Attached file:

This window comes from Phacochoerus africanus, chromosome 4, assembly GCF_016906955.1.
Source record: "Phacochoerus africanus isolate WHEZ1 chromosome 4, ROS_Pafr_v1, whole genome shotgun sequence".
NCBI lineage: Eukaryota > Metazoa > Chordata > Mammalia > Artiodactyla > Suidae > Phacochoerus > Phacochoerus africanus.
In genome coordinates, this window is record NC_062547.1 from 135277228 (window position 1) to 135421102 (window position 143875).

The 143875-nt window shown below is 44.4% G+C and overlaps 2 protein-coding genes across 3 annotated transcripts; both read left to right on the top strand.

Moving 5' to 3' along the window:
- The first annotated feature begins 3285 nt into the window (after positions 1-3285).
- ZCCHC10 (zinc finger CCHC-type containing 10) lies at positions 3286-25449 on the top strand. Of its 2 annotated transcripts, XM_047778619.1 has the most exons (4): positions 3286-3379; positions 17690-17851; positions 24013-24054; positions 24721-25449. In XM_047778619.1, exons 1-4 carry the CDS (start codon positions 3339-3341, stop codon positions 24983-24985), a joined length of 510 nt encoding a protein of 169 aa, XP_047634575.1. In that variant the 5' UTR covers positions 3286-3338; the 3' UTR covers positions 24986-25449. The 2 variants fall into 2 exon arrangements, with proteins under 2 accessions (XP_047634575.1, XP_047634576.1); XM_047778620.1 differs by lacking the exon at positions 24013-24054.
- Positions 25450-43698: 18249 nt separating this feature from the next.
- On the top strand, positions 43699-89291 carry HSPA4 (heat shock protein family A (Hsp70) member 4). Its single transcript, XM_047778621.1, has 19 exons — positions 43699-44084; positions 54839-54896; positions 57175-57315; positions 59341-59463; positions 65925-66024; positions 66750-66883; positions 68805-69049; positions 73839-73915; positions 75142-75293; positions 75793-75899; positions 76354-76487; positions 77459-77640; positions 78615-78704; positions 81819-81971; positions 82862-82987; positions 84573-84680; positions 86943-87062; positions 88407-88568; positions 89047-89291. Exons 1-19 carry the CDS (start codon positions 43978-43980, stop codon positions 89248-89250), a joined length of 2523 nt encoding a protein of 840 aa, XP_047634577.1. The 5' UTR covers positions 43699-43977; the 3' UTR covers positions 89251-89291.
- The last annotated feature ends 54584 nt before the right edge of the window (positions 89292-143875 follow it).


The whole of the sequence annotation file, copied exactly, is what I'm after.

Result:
This window comes from Phacochoerus africanus, chromosome 4, assembly GCF_016906955.1.
Source record: "Phacochoerus africanus isolate WHEZ1 chromosome 4, ROS_Pafr_v1, whole genome shotgun sequence".
NCBI lineage: Eukaryota > Metazoa > Chordata > Mammalia > Artiodactyla > Suidae > Phacochoerus > Phacochoerus africanus.
In genome coordinates, this window is record NC_062547.1 from 135277228 (window position 1) to 135421102 (window position 143875).

The 143875-nt window shown below is 44.4% G+C and overlaps 2 protein-coding genes across 3 annotated transcripts; both read left to right on the top strand.

Moving 5' to 3' along the window:
- The first annotated feature begins 3285 nt into the window (after positions 1-3285).
- ZCCHC10 (zinc finger CCHC-type containing 10) lies at positions 3286-25449 on the top strand. Of its 2 annotated transcripts, XM_047778619.1 has the most exons (4): positions 3286-3379; positions 17690-17851; positions 24013-24054; positions 24721-25449. In XM_047778619.1, exons 1-4 carry the CDS (start codon positions 3339-3341, stop codon positions 24983-24985), a joined length of 510 nt encoding a protein of 169 aa, XP_047634575.1. In that variant the 5' UTR covers positions 3286-3338; the 3' UTR covers positions 24986-25449. The 2 variants fall into 2 exon arrangements, with proteins under 2 accessions (XP_047634575.1, XP_047634576.1); XM_047778620.1 differs by lacking the exon at positions 24013-24054.
- Positions 25450-43698: 18249 nt separating this feature from the next.
- On the top strand, positions 43699-89291 carry HSPA4 (heat shock protein family A (Hsp70) member 4). Its single transcript, XM_047778621.1, has 19 exons — positions 43699-44084; positions 54839-54896; positions 57175-57315; positions 59341-59463; positions 65925-66024; positions 66750-66883; positions 68805-69049; positions 73839-73915; positions 75142-75293; positions 75793-75899; positions 76354-76487; positions 77459-77640; positions 78615-78704; positions 81819-81971; positions 82862-82987; positions 84573-84680; positions 86943-87062; positions 88407-88568; positions 89047-89291. Exons 1-19 carry the CDS (start codon positions 43978-43980, stop codon positions 89248-89250), a joined length of 2523 nt encoding a protein of 840 aa, XP_047634577.1. The 5' UTR covers positions 43699-43977; the 3' UTR covers positions 89251-89291.
- The last annotated feature ends 54584 nt before the right edge of the window (positions 89292-143875 follow it).